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Collaboration has been the key to successfully driving workforce resilience and excellence in skills

Collective power of the energy & utilities industry drives action and leadership in ever-changing policy landscape

Collaboration has been the key to successfully driving workforce resilience and excellence in skills across the sector during the last year – was the conclusion of the Energy & Utility Skills Annual Review.

During the last year, the sector has endured fast moving change and the challenge of Brexit. Through this period, Energy & Utility Skills has consistently delivered for its membership, the industry and its partners through collaboration on targeted projects and initiatives which delivered tangible results, policy change and increased awareness of the vital role that human capital plays in delivering key strategic aims in an ever tightening labour market. Through trusted partnerships, Energy & Utility Skills is delivering workforce resilience. 

Partnership in action saw the launch of the sector’s first diversity commitment with 32 leading companies pledging to ensure a more inclusive and representative workforce. The initiative was delivered by the Energy & Utilities Skills Partnership which also prompted the ‘Procurement Skills Accord’ driving collective investment in supply chain sustainability. 

During the past year, the Energy & Utilities Independent Assessment Service delivered over 900 high quality apprentices across 10 standards and is now responsible for 1 in 4 of all apprentices graduating in England today.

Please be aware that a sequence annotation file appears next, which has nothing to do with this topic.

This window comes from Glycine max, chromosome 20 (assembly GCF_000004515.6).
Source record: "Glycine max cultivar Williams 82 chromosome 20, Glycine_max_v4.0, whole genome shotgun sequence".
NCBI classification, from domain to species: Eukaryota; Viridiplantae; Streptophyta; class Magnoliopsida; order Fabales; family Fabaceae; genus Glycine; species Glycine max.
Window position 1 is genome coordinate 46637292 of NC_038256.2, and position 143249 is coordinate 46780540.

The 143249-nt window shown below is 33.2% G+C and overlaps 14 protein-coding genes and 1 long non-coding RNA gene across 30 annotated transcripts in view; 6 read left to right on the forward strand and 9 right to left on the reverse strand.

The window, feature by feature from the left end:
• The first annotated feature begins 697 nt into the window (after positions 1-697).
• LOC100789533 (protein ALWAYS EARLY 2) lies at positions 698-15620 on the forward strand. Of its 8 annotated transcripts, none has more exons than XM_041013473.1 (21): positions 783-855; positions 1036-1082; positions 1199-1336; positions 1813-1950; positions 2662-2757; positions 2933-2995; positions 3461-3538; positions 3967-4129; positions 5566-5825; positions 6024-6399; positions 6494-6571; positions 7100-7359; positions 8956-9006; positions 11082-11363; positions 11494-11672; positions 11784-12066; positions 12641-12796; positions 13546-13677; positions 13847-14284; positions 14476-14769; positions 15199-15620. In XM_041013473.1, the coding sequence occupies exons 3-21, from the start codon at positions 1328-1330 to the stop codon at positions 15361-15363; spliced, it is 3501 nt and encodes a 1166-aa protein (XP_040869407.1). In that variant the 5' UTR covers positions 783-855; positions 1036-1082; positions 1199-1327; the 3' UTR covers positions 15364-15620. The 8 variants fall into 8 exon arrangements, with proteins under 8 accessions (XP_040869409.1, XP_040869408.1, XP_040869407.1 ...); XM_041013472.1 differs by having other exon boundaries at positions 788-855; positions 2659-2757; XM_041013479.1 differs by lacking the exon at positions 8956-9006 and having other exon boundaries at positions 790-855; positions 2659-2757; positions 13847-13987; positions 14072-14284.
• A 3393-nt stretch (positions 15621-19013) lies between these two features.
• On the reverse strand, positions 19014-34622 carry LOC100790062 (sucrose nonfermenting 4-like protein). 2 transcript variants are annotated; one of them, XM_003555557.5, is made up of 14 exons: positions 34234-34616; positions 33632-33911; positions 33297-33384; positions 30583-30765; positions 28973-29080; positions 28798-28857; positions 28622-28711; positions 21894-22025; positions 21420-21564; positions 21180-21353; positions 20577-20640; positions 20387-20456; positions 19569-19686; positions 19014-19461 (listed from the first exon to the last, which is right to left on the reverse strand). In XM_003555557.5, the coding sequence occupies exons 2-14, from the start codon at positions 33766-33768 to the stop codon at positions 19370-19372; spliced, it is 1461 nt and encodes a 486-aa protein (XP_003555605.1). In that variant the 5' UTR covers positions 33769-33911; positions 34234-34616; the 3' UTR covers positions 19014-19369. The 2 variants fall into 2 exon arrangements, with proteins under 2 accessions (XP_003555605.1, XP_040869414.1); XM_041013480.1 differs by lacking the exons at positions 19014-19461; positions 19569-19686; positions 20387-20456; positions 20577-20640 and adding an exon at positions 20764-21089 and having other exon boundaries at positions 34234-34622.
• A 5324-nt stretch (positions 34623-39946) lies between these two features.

Nick Ellins, Chief Executive, Energy & Utility Skills said:

“The year has shown the tangible business value that comes when the sector work together on issues of such strategic importance as workforce resilience. The utility companies, their policy makers, regulators, unions, supply chain, investors and sector professional bodies have made positive change happen and led the UK economy in delivering policy reform. Energy & Utility Skills committed to make excellence the standard across our work, and Ipsos Mori research helped guide us as to exactly where we could have the most impact and add most value.

“Receiving strong feedback on our performance from the members and primary stakeholders, plus receiving our Investors in People gold award and being voted Utility Partner of the Year at the Utility Week Awards were welcome indicators that we are on track. My Board, my team and I will have no moments of complacency, and we are already structuring the business to further meet our commitment to excellence, and to help the vital utility sector outperform through myriad changes and new opportunities.” 

Energy & Utility Skills have also been working closely with the water, waste and recycling sectors. Working hard to increase competence, Energy & Utility Skills has invested in the ongoing safety of the public water supply and continues to provide and manage a number of key industry schemes, including the launch in March of the improved and enhanced National Water Hygiene Scheme, also known as the ‘Blue Card’. 

A new ‘Waste & Recycling Human Resources Forum’ was set-up last year to replace the previous initiative and work closely with industry to propose a sector deal and support the UK Resources Council with their efforts.

The Forum also developed the Level 2 Waste & Resources Apprenticeship standard and successfully challenged the IfA to increase its apprentice funding from £2,500 to £6,000 per apprentice. 

Nick commented: “The synergies between the UK water industry and waste management sectors are increasingly evident, and in both industries the companies have a desire and intent to be ever safer, with a continual challenge to build competence, behaviours and culture. What they do for society is also pivotal, and Energy & Utility Skills worked across the UK to ensure we gave our very best in labour market, workforce renewal and skills support.” 

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